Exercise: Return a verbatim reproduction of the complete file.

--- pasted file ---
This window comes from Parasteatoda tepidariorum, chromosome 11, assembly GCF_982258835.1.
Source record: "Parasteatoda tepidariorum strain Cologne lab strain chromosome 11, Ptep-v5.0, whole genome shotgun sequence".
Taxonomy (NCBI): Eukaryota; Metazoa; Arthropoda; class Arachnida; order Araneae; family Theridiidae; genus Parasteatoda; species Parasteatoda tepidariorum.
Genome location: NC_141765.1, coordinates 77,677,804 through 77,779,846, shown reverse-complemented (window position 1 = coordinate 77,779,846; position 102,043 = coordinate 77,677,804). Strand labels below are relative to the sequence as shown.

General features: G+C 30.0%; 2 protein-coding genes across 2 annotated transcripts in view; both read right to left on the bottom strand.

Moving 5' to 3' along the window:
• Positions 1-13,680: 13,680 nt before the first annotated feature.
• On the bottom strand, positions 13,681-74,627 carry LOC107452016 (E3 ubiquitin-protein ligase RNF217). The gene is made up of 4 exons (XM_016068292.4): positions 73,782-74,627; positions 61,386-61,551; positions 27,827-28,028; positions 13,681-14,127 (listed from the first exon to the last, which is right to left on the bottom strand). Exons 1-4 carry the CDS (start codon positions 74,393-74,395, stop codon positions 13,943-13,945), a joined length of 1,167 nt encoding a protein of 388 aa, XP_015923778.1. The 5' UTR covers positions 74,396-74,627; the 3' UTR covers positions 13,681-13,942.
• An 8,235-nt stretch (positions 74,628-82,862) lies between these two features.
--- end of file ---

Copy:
This window comes from Parasteatoda tepidariorum, chromosome 11, assembly GCF_982258835.1.
Source record: "Parasteatoda tepidariorum strain Cologne lab strain chromosome 11, Ptep-v5.0, whole genome shotgun sequence".
Taxonomy (NCBI): Eukaryota; Metazoa; Arthropoda; class Arachnida; order Araneae; family Theridiidae; genus Parasteatoda; species Parasteatoda tepidariorum.
Genome location: NC_141765.1, coordinates 77,677,804 through 77,779,846, shown reverse-complemented (window position 1 = coordinate 77,779,846; position 102,043 = coordinate 77,677,804). Strand labels below are relative to the sequence as shown.

General features: G+C 30.0%; 2 protein-coding genes across 2 annotated transcripts in view; both read right to left on the bottom strand.

Moving 5' to 3' along the window:
• Positions 1-13,680: 13,680 nt before the first annotated feature.
• On the bottom strand, positions 13,681-74,627 carry LOC107452016 (E3 ubiquitin-protein ligase RNF217). The gene is made up of 4 exons (XM_016068292.4): positions 73,782-74,627; positions 61,386-61,551; positions 27,827-28,028; positions 13,681-14,127 (listed from the first exon to the last, which is right to left on the bottom strand). Exons 1-4 carry the CDS (start codon positions 74,393-74,395, stop codon positions 13,943-13,945), a joined length of 1,167 nt encoding a protein of 388 aa, XP_015923778.1. The 5' UTR covers positions 74,396-74,627; the 3' UTR covers positions 13,681-13,942.
• An 8,235-nt stretch (positions 74,628-82,862) lies between these two features.